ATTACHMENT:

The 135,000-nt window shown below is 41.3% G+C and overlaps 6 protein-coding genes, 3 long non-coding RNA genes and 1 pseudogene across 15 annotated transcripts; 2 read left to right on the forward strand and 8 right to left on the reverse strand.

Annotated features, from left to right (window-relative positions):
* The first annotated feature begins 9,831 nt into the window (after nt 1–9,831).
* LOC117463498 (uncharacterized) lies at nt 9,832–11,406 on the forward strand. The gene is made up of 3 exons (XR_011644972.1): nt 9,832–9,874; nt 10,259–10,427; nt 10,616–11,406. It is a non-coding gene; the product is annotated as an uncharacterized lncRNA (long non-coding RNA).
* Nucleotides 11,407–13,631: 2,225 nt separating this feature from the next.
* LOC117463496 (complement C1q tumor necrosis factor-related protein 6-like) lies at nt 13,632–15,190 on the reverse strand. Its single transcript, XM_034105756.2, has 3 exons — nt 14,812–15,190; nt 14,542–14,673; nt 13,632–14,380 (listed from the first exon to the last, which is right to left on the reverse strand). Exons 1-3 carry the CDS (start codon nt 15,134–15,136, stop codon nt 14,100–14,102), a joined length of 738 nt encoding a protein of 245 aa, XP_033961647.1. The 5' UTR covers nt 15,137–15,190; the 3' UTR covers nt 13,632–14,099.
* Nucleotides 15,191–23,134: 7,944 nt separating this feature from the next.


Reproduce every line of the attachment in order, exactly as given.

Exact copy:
The 135,000-nt window shown below is 41.3% G+C and overlaps 6 protein-coding genes, 3 long non-coding RNA genes and 1 pseudogene across 15 annotated transcripts; 2 read left to right on the forward strand and 8 right to left on the reverse strand.

Annotated features, from left to right (window-relative positions):
* The first annotated feature begins 9,831 nt into the window (after nt 1–9,831).
* LOC117463498 (uncharacterized) lies at nt 9,832–11,406 on the forward strand. The gene is made up of 3 exons (XR_011644972.1): nt 9,832–9,874; nt 10,259–10,427; nt 10,616–11,406. It is a non-coding gene; the product is annotated as an uncharacterized lncRNA (long non-coding RNA).
* Nucleotides 11,407–13,631: 2,225 nt separating this feature from the next.
* LOC117463496 (complement C1q tumor necrosis factor-related protein 6-like) lies at nt 13,632–15,190 on the reverse strand. Its single transcript, XM_034105756.2, has 3 exons — nt 14,812–15,190; nt 14,542–14,673; nt 13,632–14,380 (listed from the first exon to the last, which is right to left on the reverse strand). Exons 1-3 carry the CDS (start codon nt 15,134–15,136, stop codon nt 14,100–14,102), a joined length of 738 nt encoding a protein of 245 aa, XP_033961647.1. The 5' UTR covers nt 15,137–15,190; the 3' UTR covers nt 13,632–14,099.
* Nucleotides 15,191–23,134: 7,944 nt separating this feature from the next.